Tour the Design Trends

It’s tough for a single operation to stand out in a city with 8.5 million people and tens of thousands of bars and restaurants. Based on the originality of its concept alone, though, New York City’s Poción definitely has a chance.

Located in the Washington Heights neighborhood, Poción is a vegan bar/restaurant inspired by the food and drinks of Latin America in general and the Dominican Republic in particular — the homeland of owner Alex Peralta. As its tagline states, Poción is dedicated to “healing through booze and natural bites,” with signature cocktails that include tinctures and herbs with homeopathic properties.

According to Leah Plevrites, founder of studioBIG and Poción’s designer, the menu’s combinations and concoctions inspire not just the restaurant’s name but also its design.


Poción’s storefront design includes a series of interlocking green vinyl circles on the front windows of the restaurant, serving to drive home the theme of combination while providing some privacy to guests sitting at the front tables.  “We didn’t want it open like a retail store front. We wanted it to have some opacity, but we also wanted people to know what this was about walking down the street,” Plevrites says.

Several interior design elements also convey the idea of potions and concoctions. The biggest design challenge, though, was the space itself. Like many other operations in New York City, Poción has a small, rectangular footprint. Plevrites’ main goal in the design was to make the front of the house feel bigger than it actually is. She also set out to calm the space by concealing doors to the bathrooms and service areas. And, of course, the design had to be completed on a strict budget.

Plevrites checked all those boxes by using two-by fours to cover the right-hand wall of the restaurant. Stained and laid horizontal, this finish, while economical, makes the space feel bigger by giving it the impression of length.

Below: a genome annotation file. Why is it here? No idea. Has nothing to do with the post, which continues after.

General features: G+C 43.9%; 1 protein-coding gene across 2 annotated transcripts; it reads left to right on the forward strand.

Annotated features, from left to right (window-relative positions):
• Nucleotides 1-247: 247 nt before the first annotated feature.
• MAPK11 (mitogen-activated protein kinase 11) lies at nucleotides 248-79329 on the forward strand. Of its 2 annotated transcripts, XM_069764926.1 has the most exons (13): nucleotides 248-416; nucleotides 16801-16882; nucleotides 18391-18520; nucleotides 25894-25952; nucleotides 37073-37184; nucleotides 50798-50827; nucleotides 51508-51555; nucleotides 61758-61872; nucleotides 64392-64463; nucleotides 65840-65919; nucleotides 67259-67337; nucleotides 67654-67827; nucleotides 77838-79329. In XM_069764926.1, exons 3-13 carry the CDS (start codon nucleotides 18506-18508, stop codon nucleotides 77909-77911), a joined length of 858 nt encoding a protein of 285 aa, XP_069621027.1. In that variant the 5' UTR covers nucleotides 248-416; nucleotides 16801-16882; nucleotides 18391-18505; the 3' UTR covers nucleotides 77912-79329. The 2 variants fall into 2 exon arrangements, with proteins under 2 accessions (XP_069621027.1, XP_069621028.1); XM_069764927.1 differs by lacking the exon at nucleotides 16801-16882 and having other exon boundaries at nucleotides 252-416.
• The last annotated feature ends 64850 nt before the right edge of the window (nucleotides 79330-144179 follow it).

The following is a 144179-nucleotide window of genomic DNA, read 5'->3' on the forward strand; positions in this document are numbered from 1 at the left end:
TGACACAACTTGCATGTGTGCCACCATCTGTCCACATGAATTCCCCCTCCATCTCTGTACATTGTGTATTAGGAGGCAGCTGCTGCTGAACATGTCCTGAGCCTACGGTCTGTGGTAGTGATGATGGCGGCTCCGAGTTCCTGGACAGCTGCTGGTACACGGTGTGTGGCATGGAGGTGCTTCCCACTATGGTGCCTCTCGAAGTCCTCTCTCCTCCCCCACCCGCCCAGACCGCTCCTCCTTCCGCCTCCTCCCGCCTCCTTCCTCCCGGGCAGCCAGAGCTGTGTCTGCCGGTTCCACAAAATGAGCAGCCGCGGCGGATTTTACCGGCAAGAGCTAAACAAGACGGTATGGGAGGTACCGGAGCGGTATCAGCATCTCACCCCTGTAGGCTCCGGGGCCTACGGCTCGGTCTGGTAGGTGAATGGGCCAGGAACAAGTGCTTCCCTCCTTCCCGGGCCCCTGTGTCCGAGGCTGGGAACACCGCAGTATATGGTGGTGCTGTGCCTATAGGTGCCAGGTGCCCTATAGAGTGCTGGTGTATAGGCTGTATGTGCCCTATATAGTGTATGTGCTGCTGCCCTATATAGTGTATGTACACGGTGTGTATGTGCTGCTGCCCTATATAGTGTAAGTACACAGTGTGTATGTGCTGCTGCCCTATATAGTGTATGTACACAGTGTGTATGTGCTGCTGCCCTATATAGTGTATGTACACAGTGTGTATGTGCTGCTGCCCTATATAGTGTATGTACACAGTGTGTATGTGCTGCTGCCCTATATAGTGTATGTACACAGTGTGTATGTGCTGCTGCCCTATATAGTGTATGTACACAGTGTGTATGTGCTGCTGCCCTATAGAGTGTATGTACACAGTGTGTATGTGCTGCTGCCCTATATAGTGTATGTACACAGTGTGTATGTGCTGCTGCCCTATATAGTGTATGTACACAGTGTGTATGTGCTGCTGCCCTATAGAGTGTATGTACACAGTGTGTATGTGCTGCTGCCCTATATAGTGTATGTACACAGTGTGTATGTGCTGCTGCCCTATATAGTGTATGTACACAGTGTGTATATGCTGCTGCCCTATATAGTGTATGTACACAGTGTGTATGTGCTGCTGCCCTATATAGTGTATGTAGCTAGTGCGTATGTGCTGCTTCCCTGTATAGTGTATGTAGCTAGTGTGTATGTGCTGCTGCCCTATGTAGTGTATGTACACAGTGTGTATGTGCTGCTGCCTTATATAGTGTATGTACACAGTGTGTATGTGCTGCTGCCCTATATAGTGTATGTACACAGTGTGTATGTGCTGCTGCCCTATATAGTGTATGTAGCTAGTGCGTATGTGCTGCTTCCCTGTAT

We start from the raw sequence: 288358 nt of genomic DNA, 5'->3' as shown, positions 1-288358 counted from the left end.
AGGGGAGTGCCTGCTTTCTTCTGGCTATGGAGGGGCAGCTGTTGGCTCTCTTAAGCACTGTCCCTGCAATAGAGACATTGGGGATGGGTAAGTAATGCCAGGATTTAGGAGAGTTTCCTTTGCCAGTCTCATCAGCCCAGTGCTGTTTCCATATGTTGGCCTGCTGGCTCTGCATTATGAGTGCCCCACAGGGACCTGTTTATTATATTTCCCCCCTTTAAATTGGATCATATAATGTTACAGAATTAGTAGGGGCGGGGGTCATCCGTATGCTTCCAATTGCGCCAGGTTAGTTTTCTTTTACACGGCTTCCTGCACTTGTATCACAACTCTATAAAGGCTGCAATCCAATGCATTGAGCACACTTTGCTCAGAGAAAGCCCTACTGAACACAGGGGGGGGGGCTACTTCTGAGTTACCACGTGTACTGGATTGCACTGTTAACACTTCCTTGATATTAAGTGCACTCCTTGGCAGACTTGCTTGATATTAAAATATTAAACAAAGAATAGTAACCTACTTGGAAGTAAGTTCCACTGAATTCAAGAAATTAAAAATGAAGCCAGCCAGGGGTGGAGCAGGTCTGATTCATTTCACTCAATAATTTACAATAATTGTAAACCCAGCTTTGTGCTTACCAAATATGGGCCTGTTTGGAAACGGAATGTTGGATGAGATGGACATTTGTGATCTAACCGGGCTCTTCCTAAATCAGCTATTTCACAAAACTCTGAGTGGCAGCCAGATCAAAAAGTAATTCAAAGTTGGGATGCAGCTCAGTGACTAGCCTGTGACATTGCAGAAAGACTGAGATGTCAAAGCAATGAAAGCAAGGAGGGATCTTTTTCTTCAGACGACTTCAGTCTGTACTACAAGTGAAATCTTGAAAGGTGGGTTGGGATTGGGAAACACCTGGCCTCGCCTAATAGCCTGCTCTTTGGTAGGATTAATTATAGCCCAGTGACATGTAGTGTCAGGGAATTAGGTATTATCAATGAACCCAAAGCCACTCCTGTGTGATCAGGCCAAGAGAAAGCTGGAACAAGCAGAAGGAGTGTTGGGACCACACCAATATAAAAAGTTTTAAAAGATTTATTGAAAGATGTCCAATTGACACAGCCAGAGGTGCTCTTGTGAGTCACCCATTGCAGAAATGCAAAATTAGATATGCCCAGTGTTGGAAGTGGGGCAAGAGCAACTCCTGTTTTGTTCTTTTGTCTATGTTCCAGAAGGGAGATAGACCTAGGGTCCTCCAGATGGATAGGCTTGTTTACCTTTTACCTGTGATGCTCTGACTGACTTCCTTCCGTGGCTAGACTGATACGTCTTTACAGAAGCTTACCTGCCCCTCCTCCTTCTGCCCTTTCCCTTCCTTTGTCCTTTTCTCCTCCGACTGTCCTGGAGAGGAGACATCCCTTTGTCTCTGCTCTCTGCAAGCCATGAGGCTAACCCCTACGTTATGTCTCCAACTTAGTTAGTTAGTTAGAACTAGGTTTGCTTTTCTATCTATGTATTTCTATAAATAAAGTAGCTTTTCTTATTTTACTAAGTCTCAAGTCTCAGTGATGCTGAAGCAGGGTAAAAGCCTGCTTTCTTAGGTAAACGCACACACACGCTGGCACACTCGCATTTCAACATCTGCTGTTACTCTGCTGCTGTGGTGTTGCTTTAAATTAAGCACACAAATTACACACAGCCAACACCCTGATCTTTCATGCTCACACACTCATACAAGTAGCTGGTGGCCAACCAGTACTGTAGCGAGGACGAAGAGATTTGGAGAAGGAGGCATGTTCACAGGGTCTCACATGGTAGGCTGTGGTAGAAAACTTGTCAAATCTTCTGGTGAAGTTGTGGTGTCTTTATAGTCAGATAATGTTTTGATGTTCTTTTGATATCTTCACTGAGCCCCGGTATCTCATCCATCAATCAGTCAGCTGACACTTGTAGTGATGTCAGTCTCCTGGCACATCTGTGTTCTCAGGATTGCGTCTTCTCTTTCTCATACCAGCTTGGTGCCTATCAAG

At the same time, she recognized that a wall of nothing but two-by-fours was simply too much wood. To break up the wood, Plevrites designed a backlit LED display cut into the wood, stocked with dozens of bottles that sit both horizontally and vertically in the space. It breaks up the darkness of the wood as well as the horizontal lines. It also subtly reinforces the theme.

Notably, there is no covering to the bottle wall but the bottles are glued in place. “We knew there was a risk being in a bar. Somebody might just grab one of the bottles,” she says. “It has to be maintained week in and out, just to check for safety. But we did check to see how it looks covered and it wouldn’t have the same feel.”

While the two-by-fours run the length of the right wall, a few feet from the back Plevrites used those same boards to create a partition that hides the restroom doors. Jutting out several feet from the right wall, this partition is only three-quarter height, preventing it from enclosing the space. It also has a bottle display, this time of only clear bottles, which provides a variety to the design.

The restaurant-facing side of the partition makes efficient use of the space with a handful of barstools and a drink rail. The side facing the bathrooms has a community sink made of concrete. The shared sink, says Plevrites, allowed for smaller individual bathrooms.

“We wanted each decision in the design to have a function. Not only does that wall cover the doors, which were an eyesore, it also serves as a place where people can look in the mirror and wash their hands in a made environment.”

While the right side of the restaurant features primarily wood, the left side, starting from the back, begins with wallpaper patterned, once again, with green linked circles.

Moving toward the front, the bar back has a small set of shelves with apothecary-style bottles that hold herbal tinctures, bitters and other cocktail ingredients. Next to that is a large close-up photograph of mamajuana, a popular Dominican drink consisting of herbs and tree bark soaking in rum, wine and honey. In front of the photo are several small concrete planters that hold herbs bartenders use to make cocktails. These planters, says, Plevrites, can be moved to the front windows during the day, giving the herbs plenty of light to grow.


Following the photo is a large piece of sheet metal with the operation’s logo and a brief exclamation of the concept laser cut into it. Like the bottle walls, this feature is backlit with LEDs.

The bar itself has green Plexiglas panels on the front (also backlit by LEDs), while the bar top is made of sealed concrete, providing a hard, earthy element to offset some of the restaurant’s more delicate features, such as the herbs and bottle displays.

Perhaps the single most delicate feature at Poción are the chandeliers that hang over the bar. Sourced on Etsy, these pieces are made of wooden rings with dozens of test tubes dropped into a series of holes drilled into the wood.

“It creates such a beautiful, delicate chandelier but a modern version. It fits in perfectly with the scientific concept of mixing, concocting,” Plevrites says.

Mixing and concocting, of course, is what Poción is all about. With a hip, fun design that communicates this idea along with efficient use of space in an expensive city, Poción may have hit on the formula for long-term success.


Photos by Harriet Andronikides